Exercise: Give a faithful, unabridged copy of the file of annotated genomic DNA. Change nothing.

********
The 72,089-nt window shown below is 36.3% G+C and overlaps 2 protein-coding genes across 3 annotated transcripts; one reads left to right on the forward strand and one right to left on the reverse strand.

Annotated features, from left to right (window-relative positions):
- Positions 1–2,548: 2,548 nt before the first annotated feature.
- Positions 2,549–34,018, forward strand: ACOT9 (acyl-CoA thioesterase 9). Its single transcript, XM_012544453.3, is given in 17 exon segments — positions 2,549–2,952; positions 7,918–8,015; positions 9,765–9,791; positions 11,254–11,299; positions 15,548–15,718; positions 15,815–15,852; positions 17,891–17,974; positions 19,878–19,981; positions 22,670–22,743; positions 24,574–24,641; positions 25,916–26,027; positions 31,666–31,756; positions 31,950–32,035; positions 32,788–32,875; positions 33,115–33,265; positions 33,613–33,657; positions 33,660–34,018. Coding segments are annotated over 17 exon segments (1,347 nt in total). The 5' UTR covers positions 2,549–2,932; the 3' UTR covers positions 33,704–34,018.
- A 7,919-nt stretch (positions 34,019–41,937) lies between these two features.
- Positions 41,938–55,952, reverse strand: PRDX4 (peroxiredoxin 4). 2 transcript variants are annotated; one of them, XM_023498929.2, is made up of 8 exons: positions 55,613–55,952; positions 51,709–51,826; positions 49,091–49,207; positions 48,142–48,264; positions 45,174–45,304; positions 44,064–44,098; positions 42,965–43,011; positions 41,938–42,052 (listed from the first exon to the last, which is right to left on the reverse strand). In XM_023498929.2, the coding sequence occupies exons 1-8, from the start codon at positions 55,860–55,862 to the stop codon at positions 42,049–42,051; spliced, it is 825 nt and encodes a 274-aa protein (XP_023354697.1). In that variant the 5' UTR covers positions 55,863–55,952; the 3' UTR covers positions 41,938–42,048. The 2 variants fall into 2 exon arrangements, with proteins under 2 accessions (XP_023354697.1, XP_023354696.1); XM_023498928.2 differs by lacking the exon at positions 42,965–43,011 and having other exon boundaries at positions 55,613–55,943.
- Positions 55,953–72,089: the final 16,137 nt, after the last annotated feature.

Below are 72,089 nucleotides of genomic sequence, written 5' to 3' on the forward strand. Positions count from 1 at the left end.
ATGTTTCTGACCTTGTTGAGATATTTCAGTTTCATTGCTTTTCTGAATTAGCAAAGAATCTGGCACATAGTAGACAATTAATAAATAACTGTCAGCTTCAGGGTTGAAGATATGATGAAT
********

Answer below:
The 72,089-nt window shown below is 36.3% G+C and overlaps 2 protein-coding genes across 3 annotated transcripts; one reads left to right on the forward strand and one right to left on the reverse strand.

Annotated features, from left to right (window-relative positions):
- Positions 1–2,548: 2,548 nt before the first annotated feature.
- Positions 2,549–34,018, forward strand: ACOT9 (acyl-CoA thioesterase 9). Its single transcript, XM_012544453.3, is given in 17 exon segments — positions 2,549–2,952; positions 7,918–8,015; positions 9,765–9,791; positions 11,254–11,299; positions 15,548–15,718; positions 15,815–15,852; positions 17,891–17,974; positions 19,878–19,981; positions 22,670–22,743; positions 24,574–24,641; positions 25,916–26,027; positions 31,666–31,756; positions 31,950–32,035; positions 32,788–32,875; positions 33,115–33,265; positions 33,613–33,657; positions 33,660–34,018. Coding segments are annotated over 17 exon segments (1,347 nt in total). The 5' UTR covers positions 2,549–2,932; the 3' UTR covers positions 33,704–34,018.
- A 7,919-nt stretch (positions 34,019–41,937) lies between these two features.
- Positions 41,938–55,952, reverse strand: PRDX4 (peroxiredoxin 4). 2 transcript variants are annotated; one of them, XM_023498929.2, is made up of 8 exons: positions 55,613–55,952; positions 51,709–51,826; positions 49,091–49,207; positions 48,142–48,264; positions 45,174–45,304; positions 44,064–44,098; positions 42,965–43,011; positions 41,938–42,052 (listed from the first exon to the last, which is right to left on the reverse strand). In XM_023498929.2, the coding sequence occupies exons 1-8, from the start codon at positions 55,860–55,862 to the stop codon at positions 42,049–42,051; spliced, it is 825 nt and encodes a 274-aa protein (XP_023354697.1). In that variant the 5' UTR covers positions 55,863–55,952; the 3' UTR covers positions 41,938–42,048. The 2 variants fall into 2 exon arrangements, with proteins under 2 accessions (XP_023354697.1, XP_023354696.1); XM_023498928.2 differs by lacking the exon at positions 42,965–43,011 and having other exon boundaries at positions 55,613–55,943.
- Positions 55,953–72,089: the final 16,137 nt, after the last annotated feature.

Below are 72,089 nucleotides of genomic sequence, written 5' to 3' on the forward strand. Positions count from 1 at the left end.
ATGTTTCTGACCTTGTTGAGATATTTCAGTTTCATTGCTTTTCTGAATTAGCAAAGAATCTGGCACATAGTAGACAATTAATAAATAACTGTCAGCTTCAGGGTTGAAGATATGATGAAT